• Mike

    Oops, I forgot my favorite example of Apple pricing (sorry, Ashraf): a USB/AC adapter plug, for a whopping $29 (or was it $30?). Of course, it does come in a very nice-looking (and wasteful) clear-plastic topped box. I purchased the exact same adapter from for $1.95, I think it was.


  • Mike

    Interesting analysis. However, I’m not sure about factoring resale price into the equation–I guess that works if everyone resells a product, but if one doesn’t (does one factor in resale price in considering the purchase of other products, such as a food processor?), including that factor really just justifies the higher price of the Apple products.

    In fact, one might suggest that resale value should be excluded, at least under one analysis: Apple seems to omit certain key features, such as expandability (no memory card slot in the iPod Touch, for example), thereby forcing a new purchase to get a feature such as additional memory (and this definitely is part of the Apple interior gameplan, as espoused by Mr. Jobs years ago–wanting to get consumers to buy a new iPod every year).

    Anecdotally, and as wonderful a device as the iPad is, it just feels to be priced at a premium compared to the price of Android tablets as they are priced in the marketplace and easily can be found. Perhaps this is partly a factor of Apple products rarely being on sale, or only being on sale minimally (apart from refurbs available at the Apple website).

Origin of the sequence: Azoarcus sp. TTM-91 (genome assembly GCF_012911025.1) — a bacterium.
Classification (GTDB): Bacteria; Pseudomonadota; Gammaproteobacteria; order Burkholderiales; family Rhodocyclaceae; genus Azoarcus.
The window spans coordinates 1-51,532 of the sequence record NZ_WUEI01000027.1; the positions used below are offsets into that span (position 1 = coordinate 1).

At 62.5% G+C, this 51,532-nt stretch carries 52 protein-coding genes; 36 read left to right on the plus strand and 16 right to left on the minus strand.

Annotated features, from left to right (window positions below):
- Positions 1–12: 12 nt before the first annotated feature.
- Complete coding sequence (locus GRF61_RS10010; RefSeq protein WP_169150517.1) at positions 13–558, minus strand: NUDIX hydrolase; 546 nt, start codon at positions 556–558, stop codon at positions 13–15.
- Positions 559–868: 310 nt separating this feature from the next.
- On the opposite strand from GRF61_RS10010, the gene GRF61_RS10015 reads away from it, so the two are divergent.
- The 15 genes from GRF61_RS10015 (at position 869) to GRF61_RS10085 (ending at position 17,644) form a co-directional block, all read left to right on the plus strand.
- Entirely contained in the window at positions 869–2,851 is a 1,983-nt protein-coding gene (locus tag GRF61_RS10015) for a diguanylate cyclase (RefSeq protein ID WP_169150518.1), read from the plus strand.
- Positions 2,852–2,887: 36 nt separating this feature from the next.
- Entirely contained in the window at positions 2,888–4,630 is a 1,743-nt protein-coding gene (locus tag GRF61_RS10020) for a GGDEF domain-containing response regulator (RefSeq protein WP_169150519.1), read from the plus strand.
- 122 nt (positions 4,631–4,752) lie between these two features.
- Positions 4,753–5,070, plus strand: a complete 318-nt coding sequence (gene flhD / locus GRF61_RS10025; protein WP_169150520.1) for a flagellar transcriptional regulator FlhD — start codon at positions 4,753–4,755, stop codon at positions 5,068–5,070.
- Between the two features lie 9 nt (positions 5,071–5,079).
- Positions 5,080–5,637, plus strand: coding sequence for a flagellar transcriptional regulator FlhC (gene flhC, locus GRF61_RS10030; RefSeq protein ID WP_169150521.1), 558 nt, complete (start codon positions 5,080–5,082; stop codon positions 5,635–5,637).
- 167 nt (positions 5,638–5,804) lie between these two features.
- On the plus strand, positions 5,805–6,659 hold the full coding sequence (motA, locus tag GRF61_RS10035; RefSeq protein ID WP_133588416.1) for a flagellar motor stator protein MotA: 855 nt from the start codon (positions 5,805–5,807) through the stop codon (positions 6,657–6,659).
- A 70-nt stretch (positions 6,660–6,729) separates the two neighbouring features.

And I’ll provide one prime example of Apple “overpricedom”: compare an Apple Shuffle audio player to a SanDisk Sansa Clip/Clip+/Clip Zip–no way that the Shuffle can be seen as justified price and feature-wise, apart from as snazzy engineering jewelry-wise. Of course, I guess, the other way to look at it is, the Sansa Clips just are a great deal, for both features and price (which they are).

  • mukhi

    sorry Ashraf, apple products ARE overpriced outside US (i know, i know you have displayed disclaimer)…and, US is not all about the world.